The North York Moors National Park was created in 1952 and is one of the finest landscapes in Britain. It covers 554 square miles and is one of the largest areas of heather mooreland in the United Kingdom. It has miles of stunning heather, towering sea cliffs, secluded beaches and grassy dales, all of which give it a character all of its own. There are over 1,400 miles of footpaths and rights of way available for walkers. But it’s not an empty area. 25,000 people live and work there.
The North York Moors has cool summers and relatively mild winters. As in most parts of Britain, weather conditions vary from day to day as well as from season to season. The winds are predominately westerly bringing with them unsettled and windy weather, particularly in winter. The North York Moors are drained by two river systems. The north is drained by the River Esk and its tributaries, which meets the North Sea at Whitby. The south is drained by the River Derwent which eventually joins up with the River Ouse at Barmby on the Marsh.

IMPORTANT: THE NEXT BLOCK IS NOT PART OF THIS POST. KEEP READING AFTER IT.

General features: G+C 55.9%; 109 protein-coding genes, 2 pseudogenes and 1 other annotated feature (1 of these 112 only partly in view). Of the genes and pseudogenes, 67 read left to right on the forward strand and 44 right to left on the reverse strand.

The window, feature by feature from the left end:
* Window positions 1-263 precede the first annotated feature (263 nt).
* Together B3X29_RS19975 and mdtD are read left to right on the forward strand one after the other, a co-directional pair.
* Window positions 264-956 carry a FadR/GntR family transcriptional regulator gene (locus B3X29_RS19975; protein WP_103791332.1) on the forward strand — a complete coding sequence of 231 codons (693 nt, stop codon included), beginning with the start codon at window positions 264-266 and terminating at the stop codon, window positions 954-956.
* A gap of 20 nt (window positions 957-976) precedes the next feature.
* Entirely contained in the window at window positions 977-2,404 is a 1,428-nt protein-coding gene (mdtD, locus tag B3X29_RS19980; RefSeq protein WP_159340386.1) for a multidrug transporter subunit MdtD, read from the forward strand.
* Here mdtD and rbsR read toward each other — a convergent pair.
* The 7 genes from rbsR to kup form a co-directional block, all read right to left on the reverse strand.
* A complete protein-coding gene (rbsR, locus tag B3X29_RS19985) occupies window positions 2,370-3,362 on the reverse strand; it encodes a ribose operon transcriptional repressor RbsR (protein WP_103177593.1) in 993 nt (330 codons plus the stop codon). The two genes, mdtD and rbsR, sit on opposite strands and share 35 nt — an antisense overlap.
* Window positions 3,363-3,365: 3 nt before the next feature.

The main factors in the economy of the North York Moors are now tourism and agriculture. Agriculture was the basis of the economy for thousands of years and generations of farmers have shaped the landscape of the area which attracts millions of visitors every year. The main agricultural practice was sheep and the wool that was produced in medieval times was crucial to the prosperity of the region and England generally. Today, sheep and cattle remain the prime source of farm income although making a living from hill farming has become very difficult. Grouse shooting on the heather moors provides an additional source of income. Tourism has become a dominant factor in the local economy and many farms and local pubs provide bed and breakfast and self catering. Camp sites and caravan sites can be found across the region.
There are Self Catering and Bed and Breakfast properties in many parts of the moors. Many old farmhouses and outbuilding have been sympathetically converted to provide holiday accommodation. However, given the isolated nature of the landscape, the provision of such accommodation is limited and holidays should be booked well in advance to avoid disappointment.
Places of interest:
North Yorkshire Moors Railway, Byland Abbey, Rievaulx Abbey, Rosedale Abbey, Guisborough Abbey, Cleveland Way National trail, Lyke Wake Walk, Forge Valley NNR, Farndale LNR, Helmsley Castle, Ashberry Pastures, Bridestones, Ellerburn Bank, Fen Bog, Garbutt Wood, Hagg wood Marsh, Hayburn Wyke, Littlebeck, River Seven, River Dove, River Rye, River Seph, River Esk, Flamingo Land Theme Park and Zoo, Eden Camp Museum